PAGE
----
Grants:

Contract HHSN-271-2009-00019C and grant P30MH090590 

Clinical trial number(s):

NCT01321177
#
About the National Institute of Mental Health (NIMH):The mission of theNIMHis to transform the understanding and treatment of mental illnesses through basic and clinical research, paving the way for prevention, recovery and cure. For more information, visithttp://www.nimh.nih.gov.
About the National Institutes of Health (NIH):NIH, the nation's medical research agency, includes 27 Institutes and Centers and is a component of the U.S. Department of Health and Human Services. NIH is the primary federal agency conducting and supporting basic, clinical, and translational medical research, and is investigating the causes, treatments, and cures for both common and rare diseases. For more information about NIH and its programs, visithttp://www.nih.gov .
Links:

You Can Manage Your Chronic Pain To Live a Good Life: A Guide for People in Recovery from Mental Illness or Addiction (Spanish Version)|SAMHSA

You Can Manage Your Chronic Pain To Live a Good Life: A Guide for People in Recovery from Mental Illness or Addiction (Spanish Version)|SAMHSA







You Can Manage Your Chronic Pain To Live a Good Life: A Guide for People in Recovery from Mental Illness or Addiction (Spanish Version)

Tu puedes controlar el dolor cronico para llevar una buena vida: Una guia para las personas en recuperacion por una enfermedad mental o una adiccion

Brochure - In Stock

Download Digital Version





You Can Manage Your Chronic Pain To Live a Good Life: A Guide for People in Recovery from Mental Illness or Addiction (Spanish Version)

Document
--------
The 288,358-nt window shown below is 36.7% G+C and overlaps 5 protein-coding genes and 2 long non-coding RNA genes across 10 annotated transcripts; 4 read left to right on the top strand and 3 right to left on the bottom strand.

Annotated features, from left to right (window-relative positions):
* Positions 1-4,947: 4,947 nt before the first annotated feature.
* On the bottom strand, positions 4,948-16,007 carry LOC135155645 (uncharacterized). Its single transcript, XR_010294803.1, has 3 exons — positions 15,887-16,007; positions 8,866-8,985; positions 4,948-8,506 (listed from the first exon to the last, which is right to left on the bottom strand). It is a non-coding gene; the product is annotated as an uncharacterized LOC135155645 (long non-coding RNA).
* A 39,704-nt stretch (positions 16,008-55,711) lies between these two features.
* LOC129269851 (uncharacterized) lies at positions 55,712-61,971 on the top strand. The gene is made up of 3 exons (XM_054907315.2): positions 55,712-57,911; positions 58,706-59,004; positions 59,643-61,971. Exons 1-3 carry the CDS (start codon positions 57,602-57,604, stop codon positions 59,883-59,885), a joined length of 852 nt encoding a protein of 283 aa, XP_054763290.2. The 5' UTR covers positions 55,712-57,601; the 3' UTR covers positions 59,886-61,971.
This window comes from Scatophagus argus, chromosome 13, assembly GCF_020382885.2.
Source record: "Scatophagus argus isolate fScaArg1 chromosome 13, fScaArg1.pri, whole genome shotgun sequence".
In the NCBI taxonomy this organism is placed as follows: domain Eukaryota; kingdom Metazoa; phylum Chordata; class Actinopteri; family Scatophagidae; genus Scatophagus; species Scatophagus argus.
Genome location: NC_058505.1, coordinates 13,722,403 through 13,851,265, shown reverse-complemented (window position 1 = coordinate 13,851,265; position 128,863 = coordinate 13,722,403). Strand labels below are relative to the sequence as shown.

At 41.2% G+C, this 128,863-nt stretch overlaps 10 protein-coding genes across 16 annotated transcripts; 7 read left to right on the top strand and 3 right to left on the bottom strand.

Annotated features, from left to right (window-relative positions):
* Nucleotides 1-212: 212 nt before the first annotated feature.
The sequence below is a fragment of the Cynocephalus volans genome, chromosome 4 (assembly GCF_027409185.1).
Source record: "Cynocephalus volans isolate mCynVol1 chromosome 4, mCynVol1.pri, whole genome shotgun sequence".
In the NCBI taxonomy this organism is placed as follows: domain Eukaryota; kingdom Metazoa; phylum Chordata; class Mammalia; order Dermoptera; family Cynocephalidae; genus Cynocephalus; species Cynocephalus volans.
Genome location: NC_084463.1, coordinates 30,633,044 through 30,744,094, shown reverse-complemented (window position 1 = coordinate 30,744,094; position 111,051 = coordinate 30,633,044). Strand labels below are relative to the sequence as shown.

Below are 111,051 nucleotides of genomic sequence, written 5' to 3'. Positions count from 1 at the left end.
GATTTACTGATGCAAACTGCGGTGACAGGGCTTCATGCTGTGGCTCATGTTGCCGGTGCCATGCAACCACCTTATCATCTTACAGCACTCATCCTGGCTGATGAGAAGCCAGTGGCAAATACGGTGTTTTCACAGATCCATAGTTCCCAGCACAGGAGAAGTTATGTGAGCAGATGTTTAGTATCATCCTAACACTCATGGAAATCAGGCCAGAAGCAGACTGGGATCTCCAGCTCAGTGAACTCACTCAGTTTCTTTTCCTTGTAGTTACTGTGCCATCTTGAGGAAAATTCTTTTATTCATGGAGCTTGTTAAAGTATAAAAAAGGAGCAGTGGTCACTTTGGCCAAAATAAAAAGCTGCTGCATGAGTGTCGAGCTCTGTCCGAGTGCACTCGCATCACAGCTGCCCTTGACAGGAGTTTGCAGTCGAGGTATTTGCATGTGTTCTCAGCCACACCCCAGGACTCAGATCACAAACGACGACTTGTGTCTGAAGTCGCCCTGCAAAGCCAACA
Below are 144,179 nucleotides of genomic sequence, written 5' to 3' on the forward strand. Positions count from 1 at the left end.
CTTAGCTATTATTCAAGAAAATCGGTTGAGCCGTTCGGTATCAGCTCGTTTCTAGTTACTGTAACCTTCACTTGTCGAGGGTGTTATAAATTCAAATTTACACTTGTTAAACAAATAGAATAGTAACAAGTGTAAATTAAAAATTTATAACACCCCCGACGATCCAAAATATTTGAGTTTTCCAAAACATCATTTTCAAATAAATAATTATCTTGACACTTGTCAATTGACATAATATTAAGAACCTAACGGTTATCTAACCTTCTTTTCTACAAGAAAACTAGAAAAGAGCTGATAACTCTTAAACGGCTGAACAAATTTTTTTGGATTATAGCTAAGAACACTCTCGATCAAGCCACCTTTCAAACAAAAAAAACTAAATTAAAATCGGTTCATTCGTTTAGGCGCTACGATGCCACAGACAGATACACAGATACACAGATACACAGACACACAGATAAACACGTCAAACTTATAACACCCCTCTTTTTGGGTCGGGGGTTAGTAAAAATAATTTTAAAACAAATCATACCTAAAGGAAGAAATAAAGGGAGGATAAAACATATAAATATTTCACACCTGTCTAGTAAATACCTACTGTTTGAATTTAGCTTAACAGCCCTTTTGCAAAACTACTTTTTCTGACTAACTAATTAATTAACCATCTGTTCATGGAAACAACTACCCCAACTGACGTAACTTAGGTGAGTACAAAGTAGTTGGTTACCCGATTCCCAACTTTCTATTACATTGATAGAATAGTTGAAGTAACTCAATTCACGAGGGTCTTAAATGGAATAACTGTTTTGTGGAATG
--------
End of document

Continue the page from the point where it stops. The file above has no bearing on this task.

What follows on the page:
Ofrece consejos a las personas que sufren de dolor crónico y tienen una enfermedad mental. Les explica cómo trabajar con sus proveedores de cuidados de la salud para disminuir su dolor sin perjudicar su recuperación. Explora la terapia cognitiva-conductual, el ejercicio y las terapias alternativas, así los como medicamentos.



Pub id: SMA14-4875

Publication Date: 11/2014

Last Reviewed: 10/23/2014

Popularity: 217 

Format: Brochure

Audience: Spanish Speakers, People in Treatment as Audience, People in Recovery as Audience 

You Can Manage Your Chronic Pain To Live a Good Life: A Guide for People in Recovery from Mental Illness or Addiction (Spanish Version)|SAMHSA

Affordable Care Act (ACA) Enrollment Assistance for LGBT Communities|SAMHSA

Affordable Care Act (ACA) Enrollment Assistance for LGBT Communities|SAMHSA



Affordable Care Act (ACA) Enrollment Assistance for LGBT Communities

A Resource for Behavioral Health Providers





Affordable Care Act (ACA) Enrollment Assistance for LGBT Communities



Guides health professionals in helping lesbian, gay, bisexual and transgender (LGBT) people understand health insurance options, particularly mental health and substance abuse benefits and services, under the Affordable Care Act (ACA) and enroll in plans.



Pub id: PEP14-LGBTACAENROLL

Publication Date: 11/2014

Last Reviewed: 11/05/2014

Popularity: Not ranked 

Format: Resource Guide

Audience: Professional Care Providers, Public Health Professionals 

Population Group: Lesbian, Gay, Bisexual & Transgender

Affordable Care Act (ACA) Enrollment Assistance for LGBT Communities|SAMHSA